Lisa Disch

Professor of Political Science and Women’s Studies, University of Michigan
Chapter Member: Michigan SSN
Areas of Expertise:

About Lisa

Disch’s research focuses on citizen participation, equal representation, and the prospects for popular mobilization around majority interests in an era when growing wealth disparities translate into political inequality. She has explored the constraints that two-party politics in the U.S. puts on democratic representation, and critically examined the truism that “a third political party vote is a wasted vote.” This work grew out of her civic involvement in the early to mid-1990s with the New Party, an alternative party with branches in Minnesota, Wisconsin, and New York. Her current research explores how representative the U.S. system is of the many different groups that make up this society, and how its different features help some groups mobilize and be politically influential, while marginalizing others


Why Does U.S. Politics Tilt toward the Wealthy?

In the News

Opinion: "The Tea Party: The American ‘Precariat’?," Lisa Disch, Open Democracy, December 14, 2011.
Opinion: "Forget about Obituaries for State’s Third Parties," Lisa Disch, Minneapolis Star Tribune, November 10, 2002.
Opinion: "Maybe Nader Can’t Win, but He Can Change Political Landscape," Lisa Disch, Minneapolis Star Tribune, July 2, 2000.
Opinion: "If Minnesotans Break from Reform Party, Can They Do Any Better?," Lisa Disch, Minneapolis Star Tribune, February 17, 2000.
Opinion: "What Reform Party Needs, Buchanan Can’t Provide," Lisa Disch, Minneapolis Star Tribune, October 31, 1999.
Opinion: "Why Jesse Happened to Minnesota," Lisa Disch, Minnesota Law and Politics, February 22, 1999.


"Democratic Representation and the Constituency Paradox" Perspectives on Politics 10, no. 3 (September 2012): 599-616.
Examines the problem of unequal representation in the U.S. Argues that it goes much deeper than greater responsiveness to wealthy interests. It is unequal representation results from aspects of our political system that foster the expression of wealthy interests, while diminishing effective political action by those Americans who want inequality to be reduced.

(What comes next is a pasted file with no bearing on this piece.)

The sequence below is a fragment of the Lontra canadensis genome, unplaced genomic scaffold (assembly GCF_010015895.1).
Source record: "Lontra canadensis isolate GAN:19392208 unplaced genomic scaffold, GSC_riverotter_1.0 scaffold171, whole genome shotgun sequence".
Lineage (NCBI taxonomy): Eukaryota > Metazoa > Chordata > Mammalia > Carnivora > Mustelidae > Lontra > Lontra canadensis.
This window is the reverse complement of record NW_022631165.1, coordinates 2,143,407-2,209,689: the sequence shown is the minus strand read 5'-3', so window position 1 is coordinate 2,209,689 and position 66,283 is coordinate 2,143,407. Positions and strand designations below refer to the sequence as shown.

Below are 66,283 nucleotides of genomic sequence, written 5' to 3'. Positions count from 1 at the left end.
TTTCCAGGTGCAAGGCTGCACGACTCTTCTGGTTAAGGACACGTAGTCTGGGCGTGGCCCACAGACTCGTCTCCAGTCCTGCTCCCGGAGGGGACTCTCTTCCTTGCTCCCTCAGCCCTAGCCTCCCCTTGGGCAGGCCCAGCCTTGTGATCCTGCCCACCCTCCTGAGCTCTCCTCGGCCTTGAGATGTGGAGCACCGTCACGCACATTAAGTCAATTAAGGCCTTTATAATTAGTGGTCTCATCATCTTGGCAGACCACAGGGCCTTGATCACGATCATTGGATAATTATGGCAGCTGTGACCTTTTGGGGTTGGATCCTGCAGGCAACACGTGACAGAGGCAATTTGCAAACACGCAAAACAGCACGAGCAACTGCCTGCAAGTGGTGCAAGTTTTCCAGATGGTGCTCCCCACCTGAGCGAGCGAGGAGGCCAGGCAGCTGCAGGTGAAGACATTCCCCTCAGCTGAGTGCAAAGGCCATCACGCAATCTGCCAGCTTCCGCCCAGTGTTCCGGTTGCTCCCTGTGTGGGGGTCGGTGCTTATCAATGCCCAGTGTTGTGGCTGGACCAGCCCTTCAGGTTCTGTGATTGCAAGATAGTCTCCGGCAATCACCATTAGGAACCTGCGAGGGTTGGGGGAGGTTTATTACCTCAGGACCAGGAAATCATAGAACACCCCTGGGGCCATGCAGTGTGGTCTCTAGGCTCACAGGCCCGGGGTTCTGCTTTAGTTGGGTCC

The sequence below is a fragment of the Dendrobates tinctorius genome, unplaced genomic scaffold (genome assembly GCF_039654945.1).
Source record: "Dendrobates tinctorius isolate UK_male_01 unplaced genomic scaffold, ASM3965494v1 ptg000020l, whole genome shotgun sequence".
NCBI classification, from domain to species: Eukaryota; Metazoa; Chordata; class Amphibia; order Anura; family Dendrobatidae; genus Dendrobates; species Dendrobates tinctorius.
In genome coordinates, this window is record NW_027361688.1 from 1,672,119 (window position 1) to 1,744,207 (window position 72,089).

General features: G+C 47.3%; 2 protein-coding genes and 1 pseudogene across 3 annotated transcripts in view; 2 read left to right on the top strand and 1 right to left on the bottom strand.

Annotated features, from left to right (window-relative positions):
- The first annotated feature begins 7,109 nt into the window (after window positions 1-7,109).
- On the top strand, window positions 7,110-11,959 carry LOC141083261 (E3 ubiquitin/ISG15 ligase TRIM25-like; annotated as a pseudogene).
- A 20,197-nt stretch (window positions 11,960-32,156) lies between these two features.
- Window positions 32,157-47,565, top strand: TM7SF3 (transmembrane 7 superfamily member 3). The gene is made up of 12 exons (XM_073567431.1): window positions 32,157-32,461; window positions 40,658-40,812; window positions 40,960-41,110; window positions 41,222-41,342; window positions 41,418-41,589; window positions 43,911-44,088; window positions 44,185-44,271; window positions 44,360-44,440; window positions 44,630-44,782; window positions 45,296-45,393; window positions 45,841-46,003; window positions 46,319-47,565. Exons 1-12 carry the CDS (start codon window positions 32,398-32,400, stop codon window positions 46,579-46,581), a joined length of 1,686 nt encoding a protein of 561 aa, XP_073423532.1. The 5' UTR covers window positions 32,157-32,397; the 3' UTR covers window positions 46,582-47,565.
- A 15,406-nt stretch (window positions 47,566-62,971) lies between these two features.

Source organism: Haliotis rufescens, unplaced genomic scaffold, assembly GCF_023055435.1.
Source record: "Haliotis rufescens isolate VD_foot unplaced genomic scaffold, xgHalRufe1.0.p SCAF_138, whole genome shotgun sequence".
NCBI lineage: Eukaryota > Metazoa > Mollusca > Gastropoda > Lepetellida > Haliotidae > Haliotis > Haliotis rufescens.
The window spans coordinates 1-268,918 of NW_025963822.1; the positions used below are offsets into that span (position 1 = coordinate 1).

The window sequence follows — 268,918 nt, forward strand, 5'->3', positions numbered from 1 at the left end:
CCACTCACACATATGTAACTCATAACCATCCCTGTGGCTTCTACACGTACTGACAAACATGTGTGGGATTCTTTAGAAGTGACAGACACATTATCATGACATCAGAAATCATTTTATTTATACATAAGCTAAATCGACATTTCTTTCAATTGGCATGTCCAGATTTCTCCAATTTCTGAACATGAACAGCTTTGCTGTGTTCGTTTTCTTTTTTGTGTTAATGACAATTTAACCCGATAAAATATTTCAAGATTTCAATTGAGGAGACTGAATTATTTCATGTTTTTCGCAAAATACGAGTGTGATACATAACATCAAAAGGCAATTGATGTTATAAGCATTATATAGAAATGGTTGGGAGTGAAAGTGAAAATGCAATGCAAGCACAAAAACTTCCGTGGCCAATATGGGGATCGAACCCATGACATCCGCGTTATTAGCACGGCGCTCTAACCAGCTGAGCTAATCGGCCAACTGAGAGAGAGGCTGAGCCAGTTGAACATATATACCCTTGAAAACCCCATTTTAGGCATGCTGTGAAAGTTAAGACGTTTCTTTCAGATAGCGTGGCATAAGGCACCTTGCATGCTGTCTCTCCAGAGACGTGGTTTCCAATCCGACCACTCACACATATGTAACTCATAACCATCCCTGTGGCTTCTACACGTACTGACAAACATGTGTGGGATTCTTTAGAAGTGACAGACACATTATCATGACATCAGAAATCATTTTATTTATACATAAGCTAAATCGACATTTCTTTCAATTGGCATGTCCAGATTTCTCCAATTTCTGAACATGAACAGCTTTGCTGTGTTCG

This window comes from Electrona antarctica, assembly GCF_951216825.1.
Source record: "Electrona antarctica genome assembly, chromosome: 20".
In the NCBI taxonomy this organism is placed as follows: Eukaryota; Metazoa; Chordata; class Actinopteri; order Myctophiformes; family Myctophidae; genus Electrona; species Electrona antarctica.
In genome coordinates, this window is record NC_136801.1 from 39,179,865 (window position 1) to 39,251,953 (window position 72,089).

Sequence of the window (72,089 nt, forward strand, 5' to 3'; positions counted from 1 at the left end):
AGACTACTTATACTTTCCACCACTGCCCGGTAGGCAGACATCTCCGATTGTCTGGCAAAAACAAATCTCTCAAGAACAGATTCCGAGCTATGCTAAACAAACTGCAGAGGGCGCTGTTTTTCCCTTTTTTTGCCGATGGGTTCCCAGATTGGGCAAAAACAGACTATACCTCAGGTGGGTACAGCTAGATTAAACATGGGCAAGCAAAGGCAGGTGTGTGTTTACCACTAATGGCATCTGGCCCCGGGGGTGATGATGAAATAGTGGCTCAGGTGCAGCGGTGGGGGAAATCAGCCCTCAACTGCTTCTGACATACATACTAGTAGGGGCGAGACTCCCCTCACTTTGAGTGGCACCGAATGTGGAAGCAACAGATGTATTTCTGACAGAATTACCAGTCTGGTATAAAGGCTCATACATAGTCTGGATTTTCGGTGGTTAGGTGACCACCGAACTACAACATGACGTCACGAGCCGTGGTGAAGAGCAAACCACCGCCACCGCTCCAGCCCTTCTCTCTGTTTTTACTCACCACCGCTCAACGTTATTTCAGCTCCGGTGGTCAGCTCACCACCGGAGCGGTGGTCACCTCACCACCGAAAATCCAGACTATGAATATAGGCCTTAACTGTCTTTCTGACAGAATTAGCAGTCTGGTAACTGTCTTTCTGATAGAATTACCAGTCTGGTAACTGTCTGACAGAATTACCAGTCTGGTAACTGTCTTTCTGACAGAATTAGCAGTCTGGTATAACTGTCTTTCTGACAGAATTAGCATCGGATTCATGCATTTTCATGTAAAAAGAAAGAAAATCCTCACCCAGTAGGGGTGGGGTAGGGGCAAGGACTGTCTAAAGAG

"The Tea Party: A ‘White Citizenship’ Movement?" in Steep: The Precipitous Rise of the Tea Party, edited by Lawrence Rosenthal and Christine Trost (University of California Press, 2012), 133-151.
Argues that the Tea Party movement is sparked, in part, by the threat its supporters perceive to their share in the programs of the liberal welfare state. Tea Party politics is conservative but its supporters have inherited significant material interests and even aspects of their rhetoric from New Deal liberalism. This makes the Tea Party what political theorist Joel Olson has called a “white citizenship” movement: action in defense of material benefits that confer special standing based on race in a polity that aims to be colorblind.
"Toward a Mobilization Conception of Democratic Representation" American Political Science Review 10, no. 1 (2011): 100-114.
Examines the discrepancy between commonsense notions about how representative democracy is supposed to work, and how it works in practice. Finds that much of democratic representation happens in reverse: whereas representatives are expected to respond to the demands and act on behalf of the interests of their constituents, it turns out that constituent demands and interests are shaped in response to messages from their representatives and in reaction to the policies they enact.
"Tea Party Movement: The American ‘Precariat’?" Representation 47, no. 2 (2011): 123-135.
Compares the Tea Party movement in the U.S. with the European ‘precarity’ movement. Finds that although the goals of these two movements are quite different, they are similar in that neither has a constituency in the sense of a social group that can be said to give rise to its politics.
"The Tyranny of the Two Party System" (Columbia University Press, 2002).
Establishes that the two-party system it is not an original, immutable feature of U.S. democracy, but was put into place by means of ballot access laws, campaign finance rules, and voter registration restrictions to insulate the two dominant parties from competition. Refutes the claim that a vote for a third political party is necessarily a vote wasted, and argues that the two-party system has closed off an institutional pathway for organized dissent, suppressed political participation, and diminished the value of the vote.